A reminder: what we are talking about here is the counting of votes, which is the basic fundamental process for every election. We are not talking about recounts and chads and all that other nonsense that is surely coming down the pike because this is Florida, man. We are talking about counting the votes. And Scott is using his authority as governor to ratfck that process with armed law-enforcement personnel. Somebody get this guy a white suit with some braid, and a balcony on which to stand. And he’s doing so with the entire Republican political apparatus up to and including the White House supporting him by enabling and weaponizing what are so far baseless charges. There is a great deal at stake here. We should wait and see what gets traded away and what gets held hostage and which firmly held political positions are used as currency. The gators and cranes and invasive pythons in the Everglades should be watching, too.

The Queer Coming-of-Age Film Comes of Age — Spencer Kornhaber in The Atlantic.

“My God, are we gonna be like our parents?” That’s the fear voiced by one of the five motley high-school students locked in detention in John Hughes’s The Breakfast Club—and that’s the crucial question underlying most movies about adolescents coming of age. The onscreen antics of teenagers might take the form of giddy flirtations (Grease), drunken ramblings (Dazed and Confused), or feisty self-renaming (Lady Bird), but the kids’ objectives are usually the same: to fashion an identity by rebelling against the authorities—and expectations—that raised them. This quest is, however, circular. The losing of virginities and conquering of cliques may require transgressions in the moment, but by the time the credits roll, the teens have generally started prepping for a productive adulthood against which their own children might someday revolt.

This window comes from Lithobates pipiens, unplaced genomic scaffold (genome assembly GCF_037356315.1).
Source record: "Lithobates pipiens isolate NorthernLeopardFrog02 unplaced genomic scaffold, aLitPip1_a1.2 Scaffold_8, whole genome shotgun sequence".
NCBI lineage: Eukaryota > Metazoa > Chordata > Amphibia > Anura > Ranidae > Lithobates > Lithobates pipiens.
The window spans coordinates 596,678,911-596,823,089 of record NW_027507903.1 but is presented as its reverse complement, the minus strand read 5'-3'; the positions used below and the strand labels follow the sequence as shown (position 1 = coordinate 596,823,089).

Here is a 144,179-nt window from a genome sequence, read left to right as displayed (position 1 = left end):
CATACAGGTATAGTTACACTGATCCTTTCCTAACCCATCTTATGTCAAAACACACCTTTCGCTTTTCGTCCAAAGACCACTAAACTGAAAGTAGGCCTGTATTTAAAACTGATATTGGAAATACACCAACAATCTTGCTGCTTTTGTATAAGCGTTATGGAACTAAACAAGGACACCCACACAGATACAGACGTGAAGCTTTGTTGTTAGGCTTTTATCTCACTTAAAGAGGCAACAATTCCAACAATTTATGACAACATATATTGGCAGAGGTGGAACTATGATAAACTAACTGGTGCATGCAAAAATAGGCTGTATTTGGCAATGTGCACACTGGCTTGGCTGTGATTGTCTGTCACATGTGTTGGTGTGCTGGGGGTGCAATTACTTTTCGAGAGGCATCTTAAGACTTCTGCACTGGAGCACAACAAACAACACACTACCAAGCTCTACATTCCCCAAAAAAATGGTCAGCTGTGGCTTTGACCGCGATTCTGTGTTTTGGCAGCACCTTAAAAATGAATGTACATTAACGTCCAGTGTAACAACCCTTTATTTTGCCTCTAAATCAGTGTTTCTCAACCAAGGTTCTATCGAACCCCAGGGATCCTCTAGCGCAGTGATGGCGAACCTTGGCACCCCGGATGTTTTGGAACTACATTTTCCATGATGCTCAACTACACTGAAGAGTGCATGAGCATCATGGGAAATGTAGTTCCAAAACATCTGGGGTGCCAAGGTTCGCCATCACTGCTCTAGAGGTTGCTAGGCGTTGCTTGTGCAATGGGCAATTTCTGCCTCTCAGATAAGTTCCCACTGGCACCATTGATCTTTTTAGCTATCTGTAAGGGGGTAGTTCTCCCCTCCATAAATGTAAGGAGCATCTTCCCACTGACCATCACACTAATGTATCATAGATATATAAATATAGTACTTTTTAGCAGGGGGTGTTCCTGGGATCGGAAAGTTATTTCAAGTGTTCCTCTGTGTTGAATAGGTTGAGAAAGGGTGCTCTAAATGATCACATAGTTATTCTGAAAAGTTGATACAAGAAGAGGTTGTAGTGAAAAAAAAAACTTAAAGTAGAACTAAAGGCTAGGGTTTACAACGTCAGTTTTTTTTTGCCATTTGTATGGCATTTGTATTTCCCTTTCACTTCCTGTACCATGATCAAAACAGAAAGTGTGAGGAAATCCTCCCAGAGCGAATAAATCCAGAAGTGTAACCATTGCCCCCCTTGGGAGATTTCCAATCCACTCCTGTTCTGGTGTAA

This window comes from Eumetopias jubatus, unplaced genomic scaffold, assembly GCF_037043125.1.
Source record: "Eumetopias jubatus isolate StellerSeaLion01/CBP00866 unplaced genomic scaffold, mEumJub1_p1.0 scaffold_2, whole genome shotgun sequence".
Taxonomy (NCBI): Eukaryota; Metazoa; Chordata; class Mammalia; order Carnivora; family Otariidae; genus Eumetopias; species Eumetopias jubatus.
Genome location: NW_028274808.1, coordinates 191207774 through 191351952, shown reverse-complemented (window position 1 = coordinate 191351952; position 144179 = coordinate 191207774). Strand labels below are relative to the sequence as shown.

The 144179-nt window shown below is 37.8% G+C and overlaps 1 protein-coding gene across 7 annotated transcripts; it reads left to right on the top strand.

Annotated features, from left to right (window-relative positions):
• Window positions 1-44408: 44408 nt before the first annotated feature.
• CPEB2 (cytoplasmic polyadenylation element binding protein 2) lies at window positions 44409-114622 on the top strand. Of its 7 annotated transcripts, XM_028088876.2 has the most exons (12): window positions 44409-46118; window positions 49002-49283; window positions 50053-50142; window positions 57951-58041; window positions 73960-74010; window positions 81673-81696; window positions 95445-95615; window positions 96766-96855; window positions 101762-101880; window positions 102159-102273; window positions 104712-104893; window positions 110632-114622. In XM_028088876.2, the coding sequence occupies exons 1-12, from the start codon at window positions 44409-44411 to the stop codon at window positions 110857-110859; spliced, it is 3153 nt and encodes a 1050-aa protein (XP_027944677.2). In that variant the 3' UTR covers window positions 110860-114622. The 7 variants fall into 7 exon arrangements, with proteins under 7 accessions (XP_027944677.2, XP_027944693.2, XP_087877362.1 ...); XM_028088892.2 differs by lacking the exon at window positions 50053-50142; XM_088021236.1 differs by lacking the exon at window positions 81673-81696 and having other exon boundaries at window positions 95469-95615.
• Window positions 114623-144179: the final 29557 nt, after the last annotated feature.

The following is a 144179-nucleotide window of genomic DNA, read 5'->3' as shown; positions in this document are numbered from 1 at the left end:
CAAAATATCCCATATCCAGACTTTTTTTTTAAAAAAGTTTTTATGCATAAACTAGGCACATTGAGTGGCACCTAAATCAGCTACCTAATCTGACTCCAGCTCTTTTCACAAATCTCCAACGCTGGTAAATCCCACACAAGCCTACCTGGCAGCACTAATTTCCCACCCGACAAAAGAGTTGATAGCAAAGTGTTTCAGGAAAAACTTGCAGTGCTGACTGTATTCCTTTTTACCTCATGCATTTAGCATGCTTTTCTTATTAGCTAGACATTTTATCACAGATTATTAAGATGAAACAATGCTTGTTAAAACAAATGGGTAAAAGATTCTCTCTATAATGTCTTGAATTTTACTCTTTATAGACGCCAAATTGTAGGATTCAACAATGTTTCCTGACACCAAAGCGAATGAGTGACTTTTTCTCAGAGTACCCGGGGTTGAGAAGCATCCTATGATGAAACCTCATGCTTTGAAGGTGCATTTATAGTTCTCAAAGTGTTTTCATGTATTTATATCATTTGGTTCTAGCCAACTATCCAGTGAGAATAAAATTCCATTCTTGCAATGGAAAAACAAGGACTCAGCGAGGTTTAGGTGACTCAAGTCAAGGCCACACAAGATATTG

For some kids, though, rule-breaking is less a route toward self-definition than a requirement built into existence. That’s the reality recognized by a recent crop of popular films centered on the queer teen, a figure who until now has been cinematically marginal: casually stigmatized in crass banter, relegated to playing sidekick in someone else’s rites of passage, or claiming the foreground only for small art-house audiences. The first major-studio movie about adolescent gay romance, Greg Berlanti’s spring hit, Love, Simon, uses teen-comedy tropes to portray homosexuality as no big deal in a well-off, relatively woke slice of America. But other recent films, set in less tolerant places and eras, hint that integrating queerness into a schema that has been overwhelmingly straight isn’t so simple.
Two prominent depictions of Christian gay-to-straight “conversion therapy,” the star-studded Boy Erased and the Sundance winner The Miseducation of Cameron Post, forgo the notion of puberty as a full-circle journey. So, in more oblique ways, did Moonlight, the Best Picture winner at the 2017 Oscars, and the 2018 Best Picture contender Call Me by Your Name. Whether persecuted or nurtured by their surroundings, queer teens fundamentally flip the Breakfast Club script: Their fear is not that they’ll become their parents, but that they face a future in which that isn’t a possibility. If that sounds potentially freeing, it is also, in these movies at least, a special kind of terrifying.